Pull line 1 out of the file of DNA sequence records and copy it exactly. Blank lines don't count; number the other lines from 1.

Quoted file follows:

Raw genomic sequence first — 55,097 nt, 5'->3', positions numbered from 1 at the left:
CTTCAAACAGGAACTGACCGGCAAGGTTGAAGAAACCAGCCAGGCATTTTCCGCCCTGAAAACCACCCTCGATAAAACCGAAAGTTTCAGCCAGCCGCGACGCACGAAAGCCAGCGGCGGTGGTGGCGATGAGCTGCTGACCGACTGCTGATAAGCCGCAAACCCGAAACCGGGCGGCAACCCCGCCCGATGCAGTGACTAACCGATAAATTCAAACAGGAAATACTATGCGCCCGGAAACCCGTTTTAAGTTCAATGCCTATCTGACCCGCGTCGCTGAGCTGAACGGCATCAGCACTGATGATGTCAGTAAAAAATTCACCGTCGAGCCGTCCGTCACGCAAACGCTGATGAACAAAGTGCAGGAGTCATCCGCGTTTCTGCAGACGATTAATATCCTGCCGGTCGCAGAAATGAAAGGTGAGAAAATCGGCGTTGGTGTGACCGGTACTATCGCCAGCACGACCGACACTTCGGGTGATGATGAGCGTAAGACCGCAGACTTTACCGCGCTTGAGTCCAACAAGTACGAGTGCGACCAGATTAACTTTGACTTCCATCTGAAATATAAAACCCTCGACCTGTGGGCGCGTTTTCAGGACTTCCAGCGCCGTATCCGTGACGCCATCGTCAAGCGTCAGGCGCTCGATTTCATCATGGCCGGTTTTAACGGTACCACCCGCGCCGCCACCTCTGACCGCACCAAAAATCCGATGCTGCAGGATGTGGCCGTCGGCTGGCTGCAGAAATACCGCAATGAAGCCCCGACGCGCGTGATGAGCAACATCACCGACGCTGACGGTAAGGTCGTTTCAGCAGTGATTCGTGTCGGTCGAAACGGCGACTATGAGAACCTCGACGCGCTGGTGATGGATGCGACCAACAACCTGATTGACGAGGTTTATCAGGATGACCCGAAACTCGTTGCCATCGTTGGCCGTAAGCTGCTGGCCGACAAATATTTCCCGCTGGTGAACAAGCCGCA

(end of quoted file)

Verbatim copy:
Raw genomic sequence first — 55,097 nt, 5'->3', positions numbered from 1 at the left: